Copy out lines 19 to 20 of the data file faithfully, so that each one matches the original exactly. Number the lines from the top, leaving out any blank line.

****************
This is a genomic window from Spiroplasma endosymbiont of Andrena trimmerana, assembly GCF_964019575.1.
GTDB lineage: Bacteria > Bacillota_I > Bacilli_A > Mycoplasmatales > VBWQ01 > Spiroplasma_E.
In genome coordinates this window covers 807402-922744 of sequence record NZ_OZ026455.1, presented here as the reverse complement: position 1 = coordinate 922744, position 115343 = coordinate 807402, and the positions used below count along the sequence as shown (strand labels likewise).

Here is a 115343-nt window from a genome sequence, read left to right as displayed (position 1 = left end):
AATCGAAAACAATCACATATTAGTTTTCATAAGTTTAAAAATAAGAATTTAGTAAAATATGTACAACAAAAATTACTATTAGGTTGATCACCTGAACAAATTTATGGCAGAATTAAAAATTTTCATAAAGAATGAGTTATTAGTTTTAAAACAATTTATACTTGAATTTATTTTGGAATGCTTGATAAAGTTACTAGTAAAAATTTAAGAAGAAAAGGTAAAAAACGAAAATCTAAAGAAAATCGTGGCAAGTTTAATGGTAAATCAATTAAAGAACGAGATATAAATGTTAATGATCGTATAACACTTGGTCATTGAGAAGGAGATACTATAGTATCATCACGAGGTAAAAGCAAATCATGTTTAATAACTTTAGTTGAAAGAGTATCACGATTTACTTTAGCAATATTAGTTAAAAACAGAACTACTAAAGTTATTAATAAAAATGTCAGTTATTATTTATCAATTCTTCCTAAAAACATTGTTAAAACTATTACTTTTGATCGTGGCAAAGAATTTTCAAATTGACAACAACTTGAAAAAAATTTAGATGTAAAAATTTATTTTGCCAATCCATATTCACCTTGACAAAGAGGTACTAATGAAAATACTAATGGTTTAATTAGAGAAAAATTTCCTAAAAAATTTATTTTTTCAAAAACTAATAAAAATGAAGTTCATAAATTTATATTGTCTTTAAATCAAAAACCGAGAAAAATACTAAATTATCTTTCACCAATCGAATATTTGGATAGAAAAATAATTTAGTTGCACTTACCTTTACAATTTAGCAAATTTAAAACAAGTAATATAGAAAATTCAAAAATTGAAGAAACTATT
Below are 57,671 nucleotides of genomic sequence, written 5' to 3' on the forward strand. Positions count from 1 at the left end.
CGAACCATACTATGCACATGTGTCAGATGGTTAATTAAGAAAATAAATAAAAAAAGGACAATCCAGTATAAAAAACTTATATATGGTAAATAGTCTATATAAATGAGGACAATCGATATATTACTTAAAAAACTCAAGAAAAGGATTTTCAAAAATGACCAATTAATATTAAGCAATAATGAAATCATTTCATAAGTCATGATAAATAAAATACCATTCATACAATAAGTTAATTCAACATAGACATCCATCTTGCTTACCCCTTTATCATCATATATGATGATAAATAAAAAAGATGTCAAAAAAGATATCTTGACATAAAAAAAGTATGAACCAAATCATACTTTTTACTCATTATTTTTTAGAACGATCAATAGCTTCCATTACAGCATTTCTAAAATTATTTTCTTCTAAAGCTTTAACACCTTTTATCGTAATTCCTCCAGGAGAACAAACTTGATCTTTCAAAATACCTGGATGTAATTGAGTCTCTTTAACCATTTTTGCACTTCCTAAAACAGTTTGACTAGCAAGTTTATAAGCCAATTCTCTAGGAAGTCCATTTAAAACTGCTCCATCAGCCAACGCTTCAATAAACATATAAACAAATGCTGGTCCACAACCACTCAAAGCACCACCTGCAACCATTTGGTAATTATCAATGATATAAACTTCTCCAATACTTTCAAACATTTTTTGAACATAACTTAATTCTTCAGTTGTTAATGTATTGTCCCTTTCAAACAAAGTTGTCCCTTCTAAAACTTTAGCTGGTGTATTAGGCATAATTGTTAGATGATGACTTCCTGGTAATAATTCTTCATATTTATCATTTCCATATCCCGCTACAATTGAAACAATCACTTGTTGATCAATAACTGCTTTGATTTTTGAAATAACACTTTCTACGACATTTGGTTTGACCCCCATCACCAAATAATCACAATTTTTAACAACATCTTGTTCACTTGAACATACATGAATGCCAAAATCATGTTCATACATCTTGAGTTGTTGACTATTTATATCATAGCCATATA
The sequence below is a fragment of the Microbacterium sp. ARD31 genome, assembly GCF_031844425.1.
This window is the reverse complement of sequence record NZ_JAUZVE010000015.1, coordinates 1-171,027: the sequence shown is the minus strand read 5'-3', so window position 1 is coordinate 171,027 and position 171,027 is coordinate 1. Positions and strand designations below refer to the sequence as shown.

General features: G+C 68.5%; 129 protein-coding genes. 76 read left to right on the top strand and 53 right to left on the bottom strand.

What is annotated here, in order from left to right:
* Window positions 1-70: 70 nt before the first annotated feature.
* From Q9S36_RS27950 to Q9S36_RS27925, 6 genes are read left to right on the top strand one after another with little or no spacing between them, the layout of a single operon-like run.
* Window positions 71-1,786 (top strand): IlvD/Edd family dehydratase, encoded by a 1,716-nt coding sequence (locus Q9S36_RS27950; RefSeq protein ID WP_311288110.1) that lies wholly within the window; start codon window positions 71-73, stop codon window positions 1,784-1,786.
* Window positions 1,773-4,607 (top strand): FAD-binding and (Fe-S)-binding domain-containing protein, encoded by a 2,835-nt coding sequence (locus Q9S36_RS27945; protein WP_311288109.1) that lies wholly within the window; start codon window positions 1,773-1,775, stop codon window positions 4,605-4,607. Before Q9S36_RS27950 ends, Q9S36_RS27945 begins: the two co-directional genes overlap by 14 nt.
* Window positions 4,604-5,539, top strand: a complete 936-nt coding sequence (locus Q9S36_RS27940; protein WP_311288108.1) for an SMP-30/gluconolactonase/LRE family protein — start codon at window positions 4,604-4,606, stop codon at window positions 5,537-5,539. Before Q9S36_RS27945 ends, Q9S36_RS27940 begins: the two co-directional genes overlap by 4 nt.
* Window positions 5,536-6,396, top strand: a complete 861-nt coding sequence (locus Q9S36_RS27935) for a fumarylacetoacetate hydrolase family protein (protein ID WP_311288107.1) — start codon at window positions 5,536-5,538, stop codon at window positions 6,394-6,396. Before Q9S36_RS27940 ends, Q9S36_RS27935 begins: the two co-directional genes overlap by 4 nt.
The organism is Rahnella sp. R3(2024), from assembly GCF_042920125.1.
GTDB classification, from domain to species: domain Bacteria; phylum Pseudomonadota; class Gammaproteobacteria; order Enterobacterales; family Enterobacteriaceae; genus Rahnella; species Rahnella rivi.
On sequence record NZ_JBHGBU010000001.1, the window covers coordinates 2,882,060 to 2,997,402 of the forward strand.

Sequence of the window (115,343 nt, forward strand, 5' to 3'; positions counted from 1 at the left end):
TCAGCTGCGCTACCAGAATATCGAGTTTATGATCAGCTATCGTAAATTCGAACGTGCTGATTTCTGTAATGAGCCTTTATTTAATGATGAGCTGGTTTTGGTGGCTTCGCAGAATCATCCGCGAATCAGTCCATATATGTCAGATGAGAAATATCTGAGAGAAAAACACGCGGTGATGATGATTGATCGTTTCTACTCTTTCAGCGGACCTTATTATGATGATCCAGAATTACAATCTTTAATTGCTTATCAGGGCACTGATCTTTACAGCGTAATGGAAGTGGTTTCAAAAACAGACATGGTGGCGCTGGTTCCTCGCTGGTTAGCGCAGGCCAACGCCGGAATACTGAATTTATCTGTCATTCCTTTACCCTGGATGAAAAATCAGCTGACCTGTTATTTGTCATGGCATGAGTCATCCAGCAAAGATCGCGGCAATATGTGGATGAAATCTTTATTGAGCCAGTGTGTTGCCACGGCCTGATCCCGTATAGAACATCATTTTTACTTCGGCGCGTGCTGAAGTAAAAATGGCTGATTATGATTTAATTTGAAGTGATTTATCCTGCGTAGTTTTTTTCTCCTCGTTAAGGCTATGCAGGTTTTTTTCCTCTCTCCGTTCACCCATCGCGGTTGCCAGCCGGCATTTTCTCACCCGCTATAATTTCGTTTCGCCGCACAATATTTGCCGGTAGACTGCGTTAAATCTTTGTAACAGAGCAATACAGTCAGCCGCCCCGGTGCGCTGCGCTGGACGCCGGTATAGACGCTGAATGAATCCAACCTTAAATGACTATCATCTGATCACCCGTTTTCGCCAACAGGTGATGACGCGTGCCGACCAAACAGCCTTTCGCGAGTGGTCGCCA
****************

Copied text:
GTDB classification, from domain to species: domain Bacteria; phylum Pseudomonadota; class Gammaproteobacteria; order Enterobacterales; family Enterobacteriaceae; genus Rahnella; species Rahnella rivi.
On sequence record NZ_JBHGBU010000001.1, the window covers coordinates 2,882,060 to 2,997,402 of the forward strand.